Jordan Lake Rules: Good for Greensboro?

I give Greensboro Mayor Bill Knight and City Council member Zack Matheny credit for going to Raleigh and requesting a delay in implementing the Jordan Lake Rules. Sen. Don Vaughan was just as noncommittal as he was earlier this month, saying more or less he’ll think it over.

Sewer plant improvements could run between $70-$80 million, which would necessitate a raise in water rates or a property tax increase. With that in mind, remember what city water chief Allan Williams told* the City Council not quite four years ago as the bill was being making its way through the legislature:

“I cannot in good conscience, after 30 years of being in this business and in this position, sit here and tell you that what this bill is going to do is going to achieve anything near the benefit that the state proposes,” Williams concluded. “They’re making no guarantees that any of this billion dollars will achieve what they say the desired effect is.”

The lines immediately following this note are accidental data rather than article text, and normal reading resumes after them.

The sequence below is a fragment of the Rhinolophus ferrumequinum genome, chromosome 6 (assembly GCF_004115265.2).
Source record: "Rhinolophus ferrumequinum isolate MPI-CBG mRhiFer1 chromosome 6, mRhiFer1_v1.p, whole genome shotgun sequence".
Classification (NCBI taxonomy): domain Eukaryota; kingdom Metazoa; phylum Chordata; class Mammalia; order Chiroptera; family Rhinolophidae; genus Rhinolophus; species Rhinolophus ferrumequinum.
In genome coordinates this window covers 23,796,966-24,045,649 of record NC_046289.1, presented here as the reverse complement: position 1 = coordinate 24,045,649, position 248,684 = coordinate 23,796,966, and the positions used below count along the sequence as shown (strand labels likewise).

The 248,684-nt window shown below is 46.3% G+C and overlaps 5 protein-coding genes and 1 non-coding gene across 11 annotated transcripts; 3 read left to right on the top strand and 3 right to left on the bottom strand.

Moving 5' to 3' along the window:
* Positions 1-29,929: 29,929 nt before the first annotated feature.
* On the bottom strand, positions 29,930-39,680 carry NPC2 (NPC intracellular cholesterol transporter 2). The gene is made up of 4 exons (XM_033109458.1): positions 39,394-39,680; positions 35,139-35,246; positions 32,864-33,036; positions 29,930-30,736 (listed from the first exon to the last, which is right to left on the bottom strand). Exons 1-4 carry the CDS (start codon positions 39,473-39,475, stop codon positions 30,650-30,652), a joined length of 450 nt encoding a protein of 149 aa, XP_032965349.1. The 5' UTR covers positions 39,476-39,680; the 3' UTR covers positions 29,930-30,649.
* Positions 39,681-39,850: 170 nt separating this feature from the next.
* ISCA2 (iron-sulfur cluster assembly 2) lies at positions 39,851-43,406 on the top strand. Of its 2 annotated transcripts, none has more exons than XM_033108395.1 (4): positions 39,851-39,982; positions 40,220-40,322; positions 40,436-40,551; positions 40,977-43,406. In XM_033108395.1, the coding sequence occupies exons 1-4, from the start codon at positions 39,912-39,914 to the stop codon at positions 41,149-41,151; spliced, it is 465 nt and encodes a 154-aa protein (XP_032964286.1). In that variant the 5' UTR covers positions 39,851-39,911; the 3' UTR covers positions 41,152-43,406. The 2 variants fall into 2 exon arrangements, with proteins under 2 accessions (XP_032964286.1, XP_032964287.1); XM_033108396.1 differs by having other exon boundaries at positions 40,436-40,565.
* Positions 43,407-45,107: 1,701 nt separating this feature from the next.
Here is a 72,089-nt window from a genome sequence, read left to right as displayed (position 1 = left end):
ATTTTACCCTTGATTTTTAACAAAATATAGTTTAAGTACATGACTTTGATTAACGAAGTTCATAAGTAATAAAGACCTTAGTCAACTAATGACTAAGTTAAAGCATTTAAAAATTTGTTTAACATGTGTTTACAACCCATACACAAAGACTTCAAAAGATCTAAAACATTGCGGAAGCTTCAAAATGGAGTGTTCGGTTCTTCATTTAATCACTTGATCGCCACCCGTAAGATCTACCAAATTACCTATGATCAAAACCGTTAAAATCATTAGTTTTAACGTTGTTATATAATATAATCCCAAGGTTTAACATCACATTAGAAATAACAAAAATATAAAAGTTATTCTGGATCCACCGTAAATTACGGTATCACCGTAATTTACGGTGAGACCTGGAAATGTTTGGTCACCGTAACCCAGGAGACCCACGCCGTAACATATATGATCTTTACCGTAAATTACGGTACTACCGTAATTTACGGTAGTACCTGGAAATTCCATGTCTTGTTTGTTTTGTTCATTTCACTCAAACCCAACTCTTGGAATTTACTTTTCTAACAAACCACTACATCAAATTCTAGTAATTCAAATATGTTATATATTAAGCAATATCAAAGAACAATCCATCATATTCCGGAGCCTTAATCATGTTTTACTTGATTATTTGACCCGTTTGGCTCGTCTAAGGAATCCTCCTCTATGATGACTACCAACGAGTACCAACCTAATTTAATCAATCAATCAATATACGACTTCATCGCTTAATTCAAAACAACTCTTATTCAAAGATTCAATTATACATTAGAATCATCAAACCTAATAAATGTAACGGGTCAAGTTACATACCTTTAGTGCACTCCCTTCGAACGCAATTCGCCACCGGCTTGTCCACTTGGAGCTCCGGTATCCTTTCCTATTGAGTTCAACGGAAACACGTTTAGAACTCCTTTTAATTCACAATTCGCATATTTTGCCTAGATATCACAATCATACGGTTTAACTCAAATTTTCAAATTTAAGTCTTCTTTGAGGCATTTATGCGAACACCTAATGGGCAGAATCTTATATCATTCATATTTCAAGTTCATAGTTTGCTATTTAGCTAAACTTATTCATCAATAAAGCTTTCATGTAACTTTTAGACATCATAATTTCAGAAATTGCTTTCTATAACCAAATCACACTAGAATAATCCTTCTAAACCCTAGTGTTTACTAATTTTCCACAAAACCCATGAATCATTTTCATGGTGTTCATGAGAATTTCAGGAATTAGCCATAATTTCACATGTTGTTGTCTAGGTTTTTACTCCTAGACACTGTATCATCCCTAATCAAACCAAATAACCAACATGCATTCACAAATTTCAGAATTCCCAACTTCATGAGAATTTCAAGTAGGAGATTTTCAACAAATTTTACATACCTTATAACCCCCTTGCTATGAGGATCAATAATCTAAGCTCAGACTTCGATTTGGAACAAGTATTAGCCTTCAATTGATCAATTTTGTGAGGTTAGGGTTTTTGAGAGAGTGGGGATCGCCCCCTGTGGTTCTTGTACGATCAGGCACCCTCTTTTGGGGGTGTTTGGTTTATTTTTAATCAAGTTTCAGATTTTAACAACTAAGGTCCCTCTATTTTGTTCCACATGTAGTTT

Yet Environment North Carolina director Elizabeth Ouzts says “(c)leaning up Jordan Lake means cleaning up the streams that feed it, which is good for Greensboro residents.” Seems like a tough sell these days.

*Allan Williams’ comments were during the July 17, 2007 City Council meeting, which can be found here. Item 49 on the agenda.

Sam Hieb / Contributing Editor

Sam Hieb is freelance journalist from Greensboro, North Carolina. He is a contributing editor for Carolina Journal and for Piedmont Publius, a blog that focuses on political a...

Reader Comments

  • DC

    The Jordan Lake rules will require re-rooting of the well used watershed trail routes.

    No trails less than 50 feet from the water.